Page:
WESTWOOD, MASS. — Last year, homeowner Lincoln Kaiser and a group of his neighbors in Westwood, Mass., persuaded NSTAR, the local gas utility, to put a natural gas supply line down his street. Once the fuel was available, the Kaiser family moved forward with a heating system retrofit. Out came the old oil burner, and in went a high-efficiency natural gas boiler.
“Our family has grown since we purchased the house,” said Kaiser. “We’d like to have a little more space, but don’t want to part with the home. Since we didn’t want to use any yard space for an addition, we decided to go up, not out.”
The 1,850 square-foot, ranch-style house went through a second-story addition this past fall, adding four new rooms. Although much of the mechanical system retrofit took place before the addition, the future connected load was taken into account. To read Part1 of the all-American retrofit article go to http://bit.ly/Owgq1q
Before the retrofit and addition, the home was heated using two zones of fin-tube baseboard connected to a 125,000 BTU boiler. Taco’s FloPro Designer software was used to calculate the existing heat load at 58,200 BTU/H, and with the extra load of the second story addition, the new system was designed to provide a total of 85,400 BTUs plus DHW. By doing a proper heat load analysis, even with the new square-footage, the new boiler is smaller than its predecessor.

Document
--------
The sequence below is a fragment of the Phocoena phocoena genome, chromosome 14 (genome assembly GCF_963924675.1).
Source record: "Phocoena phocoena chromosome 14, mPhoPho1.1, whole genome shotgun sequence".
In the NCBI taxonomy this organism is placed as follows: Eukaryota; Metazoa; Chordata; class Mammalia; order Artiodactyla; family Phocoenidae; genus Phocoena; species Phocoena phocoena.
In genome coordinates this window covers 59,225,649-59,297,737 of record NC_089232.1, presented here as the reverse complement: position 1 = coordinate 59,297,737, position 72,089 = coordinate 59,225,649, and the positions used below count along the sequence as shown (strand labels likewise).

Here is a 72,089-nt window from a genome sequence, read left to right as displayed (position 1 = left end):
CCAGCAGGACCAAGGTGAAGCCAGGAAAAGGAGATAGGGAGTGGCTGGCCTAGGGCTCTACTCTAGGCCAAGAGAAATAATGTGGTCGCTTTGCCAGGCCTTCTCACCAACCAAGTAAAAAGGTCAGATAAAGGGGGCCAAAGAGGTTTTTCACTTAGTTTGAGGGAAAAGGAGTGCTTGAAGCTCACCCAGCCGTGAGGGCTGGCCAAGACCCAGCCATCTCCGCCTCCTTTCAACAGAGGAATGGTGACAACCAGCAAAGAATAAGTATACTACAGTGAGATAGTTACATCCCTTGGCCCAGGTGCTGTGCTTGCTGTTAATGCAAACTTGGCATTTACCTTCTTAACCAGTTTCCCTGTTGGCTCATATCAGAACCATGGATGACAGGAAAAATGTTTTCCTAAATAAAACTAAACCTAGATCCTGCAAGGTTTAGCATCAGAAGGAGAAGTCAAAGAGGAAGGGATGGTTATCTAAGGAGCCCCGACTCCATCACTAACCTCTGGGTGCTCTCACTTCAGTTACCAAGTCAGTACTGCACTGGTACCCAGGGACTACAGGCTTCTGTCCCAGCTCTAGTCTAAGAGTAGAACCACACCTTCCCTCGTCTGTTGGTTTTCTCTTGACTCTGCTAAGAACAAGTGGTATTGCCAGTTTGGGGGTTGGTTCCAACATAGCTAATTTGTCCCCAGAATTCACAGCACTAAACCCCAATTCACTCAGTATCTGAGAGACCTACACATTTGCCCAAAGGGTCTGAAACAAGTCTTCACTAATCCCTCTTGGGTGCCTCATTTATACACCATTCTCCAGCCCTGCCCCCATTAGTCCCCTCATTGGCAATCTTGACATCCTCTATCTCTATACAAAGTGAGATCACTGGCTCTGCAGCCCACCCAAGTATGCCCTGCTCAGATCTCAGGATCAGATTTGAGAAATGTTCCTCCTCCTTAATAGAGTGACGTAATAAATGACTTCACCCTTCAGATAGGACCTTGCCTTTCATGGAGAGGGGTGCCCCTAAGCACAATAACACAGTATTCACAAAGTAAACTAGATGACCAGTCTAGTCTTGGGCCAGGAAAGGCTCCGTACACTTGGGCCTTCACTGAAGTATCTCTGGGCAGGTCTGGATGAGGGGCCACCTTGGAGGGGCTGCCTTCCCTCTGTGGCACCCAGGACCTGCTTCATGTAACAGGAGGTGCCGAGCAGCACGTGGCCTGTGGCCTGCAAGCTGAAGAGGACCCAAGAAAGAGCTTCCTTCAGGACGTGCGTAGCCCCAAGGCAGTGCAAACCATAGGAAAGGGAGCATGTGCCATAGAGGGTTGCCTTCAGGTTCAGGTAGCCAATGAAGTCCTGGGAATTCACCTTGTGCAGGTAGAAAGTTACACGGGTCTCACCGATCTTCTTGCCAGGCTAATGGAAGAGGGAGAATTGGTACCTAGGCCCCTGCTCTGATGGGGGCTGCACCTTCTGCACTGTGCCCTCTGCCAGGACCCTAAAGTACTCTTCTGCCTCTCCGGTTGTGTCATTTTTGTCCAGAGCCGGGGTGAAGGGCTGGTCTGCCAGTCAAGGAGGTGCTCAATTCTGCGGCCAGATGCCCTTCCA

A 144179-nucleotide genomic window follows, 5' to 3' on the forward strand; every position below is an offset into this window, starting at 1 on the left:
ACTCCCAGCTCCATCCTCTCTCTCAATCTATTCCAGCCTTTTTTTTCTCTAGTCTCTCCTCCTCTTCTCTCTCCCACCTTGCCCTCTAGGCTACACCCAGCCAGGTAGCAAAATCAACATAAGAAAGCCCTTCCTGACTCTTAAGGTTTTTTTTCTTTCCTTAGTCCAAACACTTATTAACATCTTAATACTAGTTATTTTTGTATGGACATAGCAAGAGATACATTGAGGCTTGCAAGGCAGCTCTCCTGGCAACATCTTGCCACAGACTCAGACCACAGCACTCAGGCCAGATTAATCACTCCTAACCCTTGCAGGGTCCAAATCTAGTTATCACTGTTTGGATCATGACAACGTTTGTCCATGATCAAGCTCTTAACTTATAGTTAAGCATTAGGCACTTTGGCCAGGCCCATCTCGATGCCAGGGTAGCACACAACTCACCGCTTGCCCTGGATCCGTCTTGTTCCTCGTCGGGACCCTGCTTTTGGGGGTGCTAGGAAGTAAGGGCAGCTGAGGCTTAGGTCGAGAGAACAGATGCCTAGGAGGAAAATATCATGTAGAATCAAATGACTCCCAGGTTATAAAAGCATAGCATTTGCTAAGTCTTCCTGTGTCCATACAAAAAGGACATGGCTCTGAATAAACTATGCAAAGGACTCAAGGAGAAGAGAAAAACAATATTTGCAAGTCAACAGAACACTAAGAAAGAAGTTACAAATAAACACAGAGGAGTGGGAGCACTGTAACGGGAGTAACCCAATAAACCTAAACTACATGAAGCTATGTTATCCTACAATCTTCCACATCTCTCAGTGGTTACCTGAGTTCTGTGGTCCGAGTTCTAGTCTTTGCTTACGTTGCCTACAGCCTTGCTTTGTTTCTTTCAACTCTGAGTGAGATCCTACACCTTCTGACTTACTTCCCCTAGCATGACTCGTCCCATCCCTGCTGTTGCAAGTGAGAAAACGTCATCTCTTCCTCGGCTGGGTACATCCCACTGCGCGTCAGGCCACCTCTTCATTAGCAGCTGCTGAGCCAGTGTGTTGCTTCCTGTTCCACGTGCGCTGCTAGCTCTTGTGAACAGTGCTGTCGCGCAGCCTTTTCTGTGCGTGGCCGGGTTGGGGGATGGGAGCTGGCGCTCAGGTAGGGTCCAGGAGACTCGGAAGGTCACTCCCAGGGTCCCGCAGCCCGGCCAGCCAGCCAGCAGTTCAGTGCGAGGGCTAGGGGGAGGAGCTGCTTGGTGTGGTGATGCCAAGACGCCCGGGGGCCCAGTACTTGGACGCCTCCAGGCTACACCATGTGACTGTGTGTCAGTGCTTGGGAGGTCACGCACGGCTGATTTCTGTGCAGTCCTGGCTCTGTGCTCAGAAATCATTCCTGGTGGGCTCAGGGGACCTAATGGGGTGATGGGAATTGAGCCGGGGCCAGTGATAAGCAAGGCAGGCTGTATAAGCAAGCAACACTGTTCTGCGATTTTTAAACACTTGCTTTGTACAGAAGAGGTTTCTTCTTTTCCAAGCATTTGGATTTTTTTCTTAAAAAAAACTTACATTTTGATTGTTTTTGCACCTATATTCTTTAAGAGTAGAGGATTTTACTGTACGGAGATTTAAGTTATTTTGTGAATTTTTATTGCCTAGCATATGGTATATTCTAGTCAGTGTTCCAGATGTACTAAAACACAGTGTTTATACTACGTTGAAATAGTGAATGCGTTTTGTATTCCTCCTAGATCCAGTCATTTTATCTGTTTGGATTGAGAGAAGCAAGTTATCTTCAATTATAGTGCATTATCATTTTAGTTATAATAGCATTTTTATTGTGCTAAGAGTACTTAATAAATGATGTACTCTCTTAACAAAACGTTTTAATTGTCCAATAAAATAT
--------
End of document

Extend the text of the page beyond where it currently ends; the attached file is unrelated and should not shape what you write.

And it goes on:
The Kaisers wanted to abandon the fin-tube, preferring to heat the home with in-floor radiant. They quickly learned that this would require major changes to their near-boiler piping. While reluctant to have the whole system re-piped yet again, they held fast to their original desire to have an all-American boiler room.
When the oil-to-gas retrofit took place – months before work on the addition started – the new 105 MBH Burnham Alpine high-efficiency boiler was piped to accommodate a two-zone radiant system. Burnham boilers are built in Lancaster, Pa., and the company also has a foundry in Ohio.
But as walls went up, and their vision of the home became reality, the Kaisers realized that maybe two zones weren’t enough. They soon decided they wanted an ultimate comfort system. That meant more zones, web-enabled thermostats, and new components in the boiler room. They were also hoping the system could provide ultimate efficiency.
The Kaisers hired Mike Casey, of KC Plumbing & Heating, to re-pipe the boiler room according to the new design criteria, and to install the radiant system. Casey runs a one-man shop in Sharon, Mass., and specializes in subcontracting for builders. Homes under construction are his specialty.
Downstairs, the baseboard was removed and Watts Onix EPDM tubing was stapled into joist bays with access from the basement. “If it’s a staple-up job, I prefer EPDM tubing over PEX because of the flexibility,” said Casey. “It’s not like wrestling a python in tight quarters.” The staple-up portion is designed to use 140°F supply water. Watts’ wide product offering comes from numerous locations across the country, and the company recently opened a new foundry in New Hampshire to cast lead-free plumbing products.